Latrogenes, the original commenter above was saying the Phillies should have traded Byrd and replaced him with Ruf in right. As to your “it couldn’t be worse” thing about left, maybe not, but I think the Phillies are better off trying to get Brown fixed and finding Ruf ABs at first. If you think that they should trade Brown and replace him with Ruf, fine, but in that case the best short-term strategy would be for the Phillies to play Brown every day, hope he gets hot at the plate in the last couple of months and salvages some of his trade value.

      • Mike Lacy

        August 22, 2014 12:14 PM

        There’s this weird sentiment that other teams were lining up to trade their best prospects to the Phillies in exchange for veterans in recent years.

        Despite no evidence to the contrary (although it’s hard to know what to believe when it comes to deadline rumors), people seem to think the Phillies refused trades simply because they wanted to hold onto these guys.

      • ASK

        August 22, 2014 05:39 PM

        “There’s this weird sentiment that other teams were lining up to trade their best prospects to the Phillies in exchange for veterans in recent years.”

        That’s an interesting take, but not one that I’ve seen often on this or other sites. The opinions I read more often convey the opposite of that….that most people think the Phillies over-valued their veterans (asking for the likes of Aaron Judge for Marlon Byrd) and were stuck with them when the other teams moved on to other options (e.g. Martin Prado). I think that many fans wanted them to trade Burnett and Byrd for “lottery tickets” then spend the money that came off the books on other players (e.g. Rusney Castillo).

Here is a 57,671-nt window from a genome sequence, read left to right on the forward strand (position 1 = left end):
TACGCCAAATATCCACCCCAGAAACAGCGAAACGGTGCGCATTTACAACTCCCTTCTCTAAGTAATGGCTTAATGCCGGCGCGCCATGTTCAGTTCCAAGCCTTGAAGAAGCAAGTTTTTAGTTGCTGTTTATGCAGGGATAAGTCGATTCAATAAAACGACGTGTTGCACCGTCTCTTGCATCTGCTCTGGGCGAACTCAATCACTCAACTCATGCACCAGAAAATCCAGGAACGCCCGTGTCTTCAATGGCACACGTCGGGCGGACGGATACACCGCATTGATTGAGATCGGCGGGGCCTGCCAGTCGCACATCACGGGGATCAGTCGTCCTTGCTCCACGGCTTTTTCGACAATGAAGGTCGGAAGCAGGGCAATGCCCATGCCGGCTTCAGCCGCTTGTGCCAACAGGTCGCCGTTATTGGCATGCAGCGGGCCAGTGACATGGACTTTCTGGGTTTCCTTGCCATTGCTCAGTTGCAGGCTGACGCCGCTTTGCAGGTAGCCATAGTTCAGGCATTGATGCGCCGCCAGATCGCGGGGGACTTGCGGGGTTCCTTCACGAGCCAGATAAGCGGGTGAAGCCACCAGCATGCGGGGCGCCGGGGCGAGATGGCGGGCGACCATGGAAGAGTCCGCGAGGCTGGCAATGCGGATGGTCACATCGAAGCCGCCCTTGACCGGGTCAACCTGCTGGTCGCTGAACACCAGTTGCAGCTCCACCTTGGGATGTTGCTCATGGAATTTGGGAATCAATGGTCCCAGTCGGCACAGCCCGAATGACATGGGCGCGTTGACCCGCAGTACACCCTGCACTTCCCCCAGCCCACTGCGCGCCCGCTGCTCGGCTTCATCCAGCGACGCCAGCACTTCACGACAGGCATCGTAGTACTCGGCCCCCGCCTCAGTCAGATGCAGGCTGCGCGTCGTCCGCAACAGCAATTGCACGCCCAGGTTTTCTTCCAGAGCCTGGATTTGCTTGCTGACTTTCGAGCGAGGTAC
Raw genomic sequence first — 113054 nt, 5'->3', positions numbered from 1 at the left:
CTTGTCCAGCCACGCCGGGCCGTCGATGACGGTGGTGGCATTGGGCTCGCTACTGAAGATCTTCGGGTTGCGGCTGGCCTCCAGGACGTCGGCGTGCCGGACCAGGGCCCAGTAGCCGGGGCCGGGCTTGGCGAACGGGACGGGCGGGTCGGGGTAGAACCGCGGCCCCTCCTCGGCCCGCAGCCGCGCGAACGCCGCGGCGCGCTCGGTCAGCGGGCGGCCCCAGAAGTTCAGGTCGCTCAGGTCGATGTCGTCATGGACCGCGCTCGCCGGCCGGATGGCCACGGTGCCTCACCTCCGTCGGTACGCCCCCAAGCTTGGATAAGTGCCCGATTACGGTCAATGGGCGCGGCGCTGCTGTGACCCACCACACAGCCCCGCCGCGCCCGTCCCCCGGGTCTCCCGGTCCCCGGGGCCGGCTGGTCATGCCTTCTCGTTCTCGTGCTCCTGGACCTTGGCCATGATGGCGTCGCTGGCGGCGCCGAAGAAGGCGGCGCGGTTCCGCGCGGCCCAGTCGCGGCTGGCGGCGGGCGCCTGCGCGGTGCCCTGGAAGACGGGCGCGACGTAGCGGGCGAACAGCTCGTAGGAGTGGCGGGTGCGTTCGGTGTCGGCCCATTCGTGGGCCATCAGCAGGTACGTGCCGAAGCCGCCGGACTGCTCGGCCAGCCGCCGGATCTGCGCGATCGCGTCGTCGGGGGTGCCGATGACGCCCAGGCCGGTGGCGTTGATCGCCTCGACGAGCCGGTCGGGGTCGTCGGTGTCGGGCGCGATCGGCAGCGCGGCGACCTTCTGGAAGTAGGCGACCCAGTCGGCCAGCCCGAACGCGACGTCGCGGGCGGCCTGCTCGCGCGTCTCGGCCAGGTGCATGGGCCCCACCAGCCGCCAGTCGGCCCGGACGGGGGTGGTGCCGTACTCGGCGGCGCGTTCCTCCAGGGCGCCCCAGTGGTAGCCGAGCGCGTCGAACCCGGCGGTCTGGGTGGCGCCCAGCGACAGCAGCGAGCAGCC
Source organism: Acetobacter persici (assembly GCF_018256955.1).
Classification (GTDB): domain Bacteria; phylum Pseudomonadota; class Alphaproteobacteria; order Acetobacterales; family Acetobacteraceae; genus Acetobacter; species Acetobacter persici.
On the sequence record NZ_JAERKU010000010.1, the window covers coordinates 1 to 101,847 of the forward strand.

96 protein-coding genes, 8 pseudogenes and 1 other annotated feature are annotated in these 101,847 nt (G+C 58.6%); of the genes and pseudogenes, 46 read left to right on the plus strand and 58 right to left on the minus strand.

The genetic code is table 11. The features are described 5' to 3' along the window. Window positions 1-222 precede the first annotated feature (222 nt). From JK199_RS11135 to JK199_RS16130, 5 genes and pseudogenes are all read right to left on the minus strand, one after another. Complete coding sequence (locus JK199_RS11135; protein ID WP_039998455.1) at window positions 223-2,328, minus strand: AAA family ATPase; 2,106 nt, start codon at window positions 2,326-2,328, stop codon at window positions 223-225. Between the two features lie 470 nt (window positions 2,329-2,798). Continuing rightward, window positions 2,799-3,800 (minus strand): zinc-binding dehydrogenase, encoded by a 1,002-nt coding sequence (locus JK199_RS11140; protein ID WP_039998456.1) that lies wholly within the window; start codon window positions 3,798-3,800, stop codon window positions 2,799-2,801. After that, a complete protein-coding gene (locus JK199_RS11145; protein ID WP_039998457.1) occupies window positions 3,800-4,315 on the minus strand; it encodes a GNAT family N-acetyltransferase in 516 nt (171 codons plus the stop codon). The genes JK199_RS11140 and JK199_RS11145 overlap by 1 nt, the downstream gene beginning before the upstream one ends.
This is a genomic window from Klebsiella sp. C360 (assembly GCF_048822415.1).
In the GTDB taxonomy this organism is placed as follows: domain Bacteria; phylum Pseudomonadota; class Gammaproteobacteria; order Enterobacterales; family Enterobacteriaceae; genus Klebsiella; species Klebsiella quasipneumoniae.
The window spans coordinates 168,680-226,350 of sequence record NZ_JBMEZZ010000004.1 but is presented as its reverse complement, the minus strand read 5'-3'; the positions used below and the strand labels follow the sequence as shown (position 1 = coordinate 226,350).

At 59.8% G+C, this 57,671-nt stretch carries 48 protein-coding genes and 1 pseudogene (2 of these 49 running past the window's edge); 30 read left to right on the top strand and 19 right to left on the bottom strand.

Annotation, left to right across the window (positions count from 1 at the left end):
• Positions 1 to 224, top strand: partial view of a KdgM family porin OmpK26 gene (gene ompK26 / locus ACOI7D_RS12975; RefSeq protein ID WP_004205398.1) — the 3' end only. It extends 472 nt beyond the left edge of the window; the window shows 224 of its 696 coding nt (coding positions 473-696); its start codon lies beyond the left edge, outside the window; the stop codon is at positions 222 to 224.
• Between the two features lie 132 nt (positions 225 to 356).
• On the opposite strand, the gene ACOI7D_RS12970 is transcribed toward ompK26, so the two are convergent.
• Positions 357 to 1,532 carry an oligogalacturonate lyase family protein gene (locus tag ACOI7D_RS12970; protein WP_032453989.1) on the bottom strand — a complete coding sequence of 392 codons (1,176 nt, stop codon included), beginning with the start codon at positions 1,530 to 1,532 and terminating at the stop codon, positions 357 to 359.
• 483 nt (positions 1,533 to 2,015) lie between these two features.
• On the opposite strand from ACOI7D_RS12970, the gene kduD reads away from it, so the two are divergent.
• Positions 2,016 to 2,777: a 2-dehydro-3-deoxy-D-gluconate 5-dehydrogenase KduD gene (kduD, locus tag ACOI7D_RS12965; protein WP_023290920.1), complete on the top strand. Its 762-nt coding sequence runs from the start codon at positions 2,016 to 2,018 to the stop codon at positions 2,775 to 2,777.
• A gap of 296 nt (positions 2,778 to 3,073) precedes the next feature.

• Pencilfish

        August 23, 2014 01:09 PM

        Ask,

        It has been reported that the Red Sox signed Castillo to a s6-yr deal worth $72M. If he lives up to the billing (good CF defense and a line-driver hitter), maybe the deal is worth it, but on the surface it is a awful lot of money to pay for an unproven CF. The Phillies can probably live with Revere (a. .300 singles hitter) if they find a power-hitting OF instead. Someone like Yasmani Tomas, another Cuban player who may be available this winter, seems to be a better fit, specially if the Phillies get rid of both Howard and Brown.